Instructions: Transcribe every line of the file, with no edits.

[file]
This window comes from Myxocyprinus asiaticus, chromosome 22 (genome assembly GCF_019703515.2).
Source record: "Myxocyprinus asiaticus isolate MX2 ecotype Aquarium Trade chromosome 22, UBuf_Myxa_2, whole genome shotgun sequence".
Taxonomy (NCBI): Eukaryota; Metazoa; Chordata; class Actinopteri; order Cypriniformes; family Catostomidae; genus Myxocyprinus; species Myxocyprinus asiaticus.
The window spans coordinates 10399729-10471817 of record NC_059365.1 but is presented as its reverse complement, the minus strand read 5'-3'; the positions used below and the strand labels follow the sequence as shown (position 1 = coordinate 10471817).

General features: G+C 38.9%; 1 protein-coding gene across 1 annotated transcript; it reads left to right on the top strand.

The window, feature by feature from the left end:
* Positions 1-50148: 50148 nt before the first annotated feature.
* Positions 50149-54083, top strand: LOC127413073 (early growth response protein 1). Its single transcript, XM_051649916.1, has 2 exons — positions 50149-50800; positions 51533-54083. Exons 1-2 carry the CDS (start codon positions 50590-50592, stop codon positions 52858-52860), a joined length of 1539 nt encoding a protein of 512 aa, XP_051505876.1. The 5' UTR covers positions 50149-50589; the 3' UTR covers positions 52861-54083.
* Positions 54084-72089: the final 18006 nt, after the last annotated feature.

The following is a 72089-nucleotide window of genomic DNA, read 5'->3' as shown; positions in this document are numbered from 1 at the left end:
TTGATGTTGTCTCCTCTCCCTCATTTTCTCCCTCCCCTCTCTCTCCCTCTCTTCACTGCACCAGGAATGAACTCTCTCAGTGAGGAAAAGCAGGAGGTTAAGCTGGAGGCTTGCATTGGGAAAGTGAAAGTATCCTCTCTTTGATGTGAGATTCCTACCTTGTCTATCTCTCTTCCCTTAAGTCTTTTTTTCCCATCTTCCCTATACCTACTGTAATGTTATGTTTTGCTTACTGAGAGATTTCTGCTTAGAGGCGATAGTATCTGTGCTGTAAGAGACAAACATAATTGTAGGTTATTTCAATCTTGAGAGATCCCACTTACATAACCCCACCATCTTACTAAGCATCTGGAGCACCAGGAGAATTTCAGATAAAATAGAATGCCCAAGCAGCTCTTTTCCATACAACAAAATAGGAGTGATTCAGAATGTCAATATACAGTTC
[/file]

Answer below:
This window comes from Myxocyprinus asiaticus, chromosome 22 (genome assembly GCF_019703515.2).
Source record: "Myxocyprinus asiaticus isolate MX2 ecotype Aquarium Trade chromosome 22, UBuf_Myxa_2, whole genome shotgun sequence".
Taxonomy (NCBI): Eukaryota; Metazoa; Chordata; class Actinopteri; order Cypriniformes; family Catostomidae; genus Myxocyprinus; species Myxocyprinus asiaticus.
The window spans coordinates 10399729-10471817 of record NC_059365.1 but is presented as its reverse complement, the minus strand read 5'-3'; the positions used below and the strand labels follow the sequence as shown (position 1 = coordinate 10471817).

General features: G+C 38.9%; 1 protein-coding gene across 1 annotated transcript; it reads left to right on the top strand.

The window, feature by feature from the left end:
* Positions 1-50148: 50148 nt before the first annotated feature.
* Positions 50149-54083, top strand: LOC127413073 (early growth response protein 1). Its single transcript, XM_051649916.1, has 2 exons — positions 50149-50800; positions 51533-54083. Exons 1-2 carry the CDS (start codon positions 50590-50592, stop codon positions 52858-52860), a joined length of 1539 nt encoding a protein of 512 aa, XP_051505876.1. The 5' UTR covers positions 50149-50589; the 3' UTR covers positions 52861-54083.
* Positions 54084-72089: the final 18006 nt, after the last annotated feature.

The following is a 72089-nucleotide window of genomic DNA, read 5'->3' as shown; positions in this document are numbered from 1 at the left end:
TTGATGTTGTCTCCTCTCCCTCATTTTCTCCCTCCCCTCTCTCTCCCTCTCTTCACTGCACCAGGAATGAACTCTCTCAGTGAGGAAAAGCAGGAGGTTAAGCTGGAGGCTTGCATTGGGAAAGTGAAAGTATCCTCTCTTTGATGTGAGATTCCTACCTTGTCTATCTCTCTTCCCTTAAGTCTTTTTTTCCCATCTTCCCTATACCTACTGTAATGTTATGTTTTGCTTACTGAGAGATTTCTGCTTAGAGGCGATAGTATCTGTGCTGTAAGAGACAAACATAATTGTAGGTTATTTCAATCTTGAGAGATCCCACTTACATAACCCCACCATCTTACTAAGCATCTGGAGCACCAGGAGAATTTCAGATAAAATAGAATGCCCAAGCAGCTCTTTTCCATACAACAAAATAGGAGTGATTCAGAATGTCAATATACAGTTC